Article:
Perfecting practice: a protocol for assessing simulation-based mastery learning and deliberate practice versus self-guided practice for bougie-assisted cricothyroidotomy performance Academic Article uri icon

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abstract

  • BACKGROUND: Simulation-based medical education (SBME) is a cornerstone for procedural skill training in residency education. Multiple studies have concluded that SBME is highly effective, superior to traditional clinical education, and translates to improved patient outcomes. Additionally it is widely accepted that mastery learning, which comprises deliberate practice, is essential for expert level performance for routine skills; however, given that highly structured practice is more time and resource-intensive, it is important to assess its value for the acquisition of rarely performed technical skills. The bougie-assisted cricothyroidotomy (BAC), a rarely performed, lifesaving procedure, is an ideal skill for evaluating the utility of highly structured practice as it is relevant across many acute care specialties and rare - making it unlikely for learners to have had significant previous training or clinical experience. The purpose of this study is to compare a modified mastery learning approach with deliberate practice versus self-guided practice on technical skill performance using a bougie-assisted cricothyroidotomy model. METHODS: A multi-centre, randomized study will be conducted at four Canadian and one American residency programs with 160 residents assigned to either mastery learning and deliberate practice (ML + DP), or self-guided practice for BAC. Skill performance, using a global rating scale, will be assessed before, immediately after practice, and 6 months later. The two groups will be compared to assess whether the type of practice impacts performance and skill retention. DISCUSSION: Mastery learning coupled with deliberate practice provides systematic and focused feedback during skill acquisition. However, it is resource-intensive and its efficacy is not fully defined. This multi-centre study will provide generalizable data about the utility of highly structured practice for technical skill acquisition of a rare, lifesaving procedure within postgraduate medical education. Study findings will guide educators in the selection of an optimal training strategy, addressing both short and long term performance.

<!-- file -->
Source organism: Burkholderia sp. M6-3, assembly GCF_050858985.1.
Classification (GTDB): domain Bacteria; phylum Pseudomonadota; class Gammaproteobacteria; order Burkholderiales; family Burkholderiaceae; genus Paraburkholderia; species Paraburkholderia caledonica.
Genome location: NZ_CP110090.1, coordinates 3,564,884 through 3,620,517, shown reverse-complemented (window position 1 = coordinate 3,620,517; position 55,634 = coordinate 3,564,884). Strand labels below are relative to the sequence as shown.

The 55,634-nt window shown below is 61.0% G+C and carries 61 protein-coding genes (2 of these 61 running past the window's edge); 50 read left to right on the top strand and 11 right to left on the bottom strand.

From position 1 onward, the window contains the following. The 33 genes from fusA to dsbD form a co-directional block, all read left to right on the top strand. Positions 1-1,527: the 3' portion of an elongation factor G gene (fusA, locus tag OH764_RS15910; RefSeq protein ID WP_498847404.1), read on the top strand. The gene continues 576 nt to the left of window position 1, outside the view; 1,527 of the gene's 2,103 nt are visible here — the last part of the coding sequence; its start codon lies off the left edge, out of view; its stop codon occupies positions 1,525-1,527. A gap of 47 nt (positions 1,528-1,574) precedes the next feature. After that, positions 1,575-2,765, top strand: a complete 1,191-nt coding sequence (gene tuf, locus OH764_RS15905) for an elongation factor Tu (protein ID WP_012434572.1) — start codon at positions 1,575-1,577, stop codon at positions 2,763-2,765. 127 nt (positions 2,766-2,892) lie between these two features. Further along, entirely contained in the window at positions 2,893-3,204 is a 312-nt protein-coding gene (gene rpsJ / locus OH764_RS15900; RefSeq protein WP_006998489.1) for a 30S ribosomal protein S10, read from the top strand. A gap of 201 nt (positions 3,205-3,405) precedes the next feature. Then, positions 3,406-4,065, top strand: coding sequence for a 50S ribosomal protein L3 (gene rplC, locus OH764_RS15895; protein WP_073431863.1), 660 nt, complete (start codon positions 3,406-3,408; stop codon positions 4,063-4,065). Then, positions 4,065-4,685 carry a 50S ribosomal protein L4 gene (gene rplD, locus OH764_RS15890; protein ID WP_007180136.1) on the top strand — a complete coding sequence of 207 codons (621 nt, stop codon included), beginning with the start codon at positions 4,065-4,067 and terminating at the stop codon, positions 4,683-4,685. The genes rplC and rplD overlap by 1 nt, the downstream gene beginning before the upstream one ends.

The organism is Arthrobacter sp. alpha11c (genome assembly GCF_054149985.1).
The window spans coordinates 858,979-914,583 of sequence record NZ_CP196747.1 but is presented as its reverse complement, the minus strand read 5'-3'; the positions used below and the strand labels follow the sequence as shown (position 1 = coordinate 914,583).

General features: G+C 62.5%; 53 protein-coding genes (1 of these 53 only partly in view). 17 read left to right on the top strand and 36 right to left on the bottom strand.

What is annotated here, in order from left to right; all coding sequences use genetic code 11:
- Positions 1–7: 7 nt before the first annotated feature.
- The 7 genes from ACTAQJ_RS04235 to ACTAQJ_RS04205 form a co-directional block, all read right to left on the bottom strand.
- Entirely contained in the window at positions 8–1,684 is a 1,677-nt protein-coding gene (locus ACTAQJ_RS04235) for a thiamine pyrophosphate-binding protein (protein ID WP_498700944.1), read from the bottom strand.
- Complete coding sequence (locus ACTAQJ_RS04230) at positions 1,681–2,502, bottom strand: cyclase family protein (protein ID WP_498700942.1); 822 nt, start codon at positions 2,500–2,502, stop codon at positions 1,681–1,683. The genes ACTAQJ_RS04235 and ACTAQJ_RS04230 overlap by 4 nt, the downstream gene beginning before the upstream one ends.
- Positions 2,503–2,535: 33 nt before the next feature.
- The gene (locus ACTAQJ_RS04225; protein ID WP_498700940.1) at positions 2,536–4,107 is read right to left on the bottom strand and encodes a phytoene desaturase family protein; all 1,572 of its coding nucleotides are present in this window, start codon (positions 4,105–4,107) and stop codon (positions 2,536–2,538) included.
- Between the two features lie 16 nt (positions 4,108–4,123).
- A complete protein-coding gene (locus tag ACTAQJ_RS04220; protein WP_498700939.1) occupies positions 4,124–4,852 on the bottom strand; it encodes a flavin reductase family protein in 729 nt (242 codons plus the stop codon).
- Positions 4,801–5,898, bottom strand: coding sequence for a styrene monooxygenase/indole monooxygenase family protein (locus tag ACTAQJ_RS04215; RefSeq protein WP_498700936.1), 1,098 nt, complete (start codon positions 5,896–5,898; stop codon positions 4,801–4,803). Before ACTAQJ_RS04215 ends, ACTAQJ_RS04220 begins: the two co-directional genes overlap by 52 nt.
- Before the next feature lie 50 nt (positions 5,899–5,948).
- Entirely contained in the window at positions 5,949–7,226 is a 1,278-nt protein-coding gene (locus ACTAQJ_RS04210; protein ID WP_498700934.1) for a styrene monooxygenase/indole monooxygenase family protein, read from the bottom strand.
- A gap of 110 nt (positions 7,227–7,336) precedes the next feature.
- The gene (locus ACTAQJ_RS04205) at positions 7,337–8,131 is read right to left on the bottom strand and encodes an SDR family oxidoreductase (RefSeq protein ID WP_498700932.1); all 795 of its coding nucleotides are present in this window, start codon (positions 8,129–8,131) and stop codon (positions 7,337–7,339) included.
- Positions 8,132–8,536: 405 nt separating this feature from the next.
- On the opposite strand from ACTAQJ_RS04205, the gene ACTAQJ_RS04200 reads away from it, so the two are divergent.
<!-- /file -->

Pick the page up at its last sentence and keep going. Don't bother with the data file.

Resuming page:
authors

  • Petrosoniak, Andrew
  • Lu, Marissa
  • Gray, Sara
  • Hicks, Christopher
  • Sherbino, Jonathan
  • McGowan, Melissa
  • Monteiro, Sandra

publication date

  • December 2019